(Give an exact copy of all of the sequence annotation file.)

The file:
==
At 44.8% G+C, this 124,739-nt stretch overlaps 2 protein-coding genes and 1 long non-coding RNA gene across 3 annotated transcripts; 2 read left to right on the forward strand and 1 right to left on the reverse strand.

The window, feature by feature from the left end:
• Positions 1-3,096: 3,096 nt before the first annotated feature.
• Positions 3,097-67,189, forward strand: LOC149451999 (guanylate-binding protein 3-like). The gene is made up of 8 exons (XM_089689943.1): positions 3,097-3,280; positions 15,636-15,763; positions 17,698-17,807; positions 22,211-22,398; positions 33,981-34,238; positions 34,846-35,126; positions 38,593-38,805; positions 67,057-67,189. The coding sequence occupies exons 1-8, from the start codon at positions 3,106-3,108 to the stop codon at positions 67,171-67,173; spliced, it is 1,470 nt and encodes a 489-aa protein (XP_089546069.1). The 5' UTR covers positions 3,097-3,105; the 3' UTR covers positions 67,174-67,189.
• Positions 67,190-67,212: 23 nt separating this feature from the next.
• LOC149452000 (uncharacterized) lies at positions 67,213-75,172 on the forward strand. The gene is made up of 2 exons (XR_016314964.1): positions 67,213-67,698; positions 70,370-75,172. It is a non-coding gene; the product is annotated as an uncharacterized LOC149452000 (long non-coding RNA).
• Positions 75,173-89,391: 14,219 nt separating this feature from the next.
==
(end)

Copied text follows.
At 44.8% G+C, this 124,739-nt stretch overlaps 2 protein-coding genes and 1 long non-coding RNA gene across 3 annotated transcripts; 2 read left to right on the forward strand and 1 right to left on the reverse strand.

The window, feature by feature from the left end:
• Positions 1-3,096: 3,096 nt before the first annotated feature.
• Positions 3,097-67,189, forward strand: LOC149451999 (guanylate-binding protein 3-like). The gene is made up of 8 exons (XM_089689943.1): positions 3,097-3,280; positions 15,636-15,763; positions 17,698-17,807; positions 22,211-22,398; positions 33,981-34,238; positions 34,846-35,126; positions 38,593-38,805; positions 67,057-67,189. The coding sequence occupies exons 1-8, from the start codon at positions 3,106-3,108 to the stop codon at positions 67,171-67,173; spliced, it is 1,470 nt and encodes a 489-aa protein (XP_089546069.1). The 5' UTR covers positions 3,097-3,105; the 3' UTR covers positions 67,174-67,189.
• Positions 67,190-67,212: 23 nt separating this feature from the next.
• LOC149452000 (uncharacterized) lies at positions 67,213-75,172 on the forward strand. The gene is made up of 2 exons (XR_016314964.1): positions 67,213-67,698; positions 70,370-75,172. It is a non-coding gene; the product is annotated as an uncharacterized LOC149452000 (long non-coding RNA).
• Positions 75,173-89,391: 14,219 nt separating this feature from the next.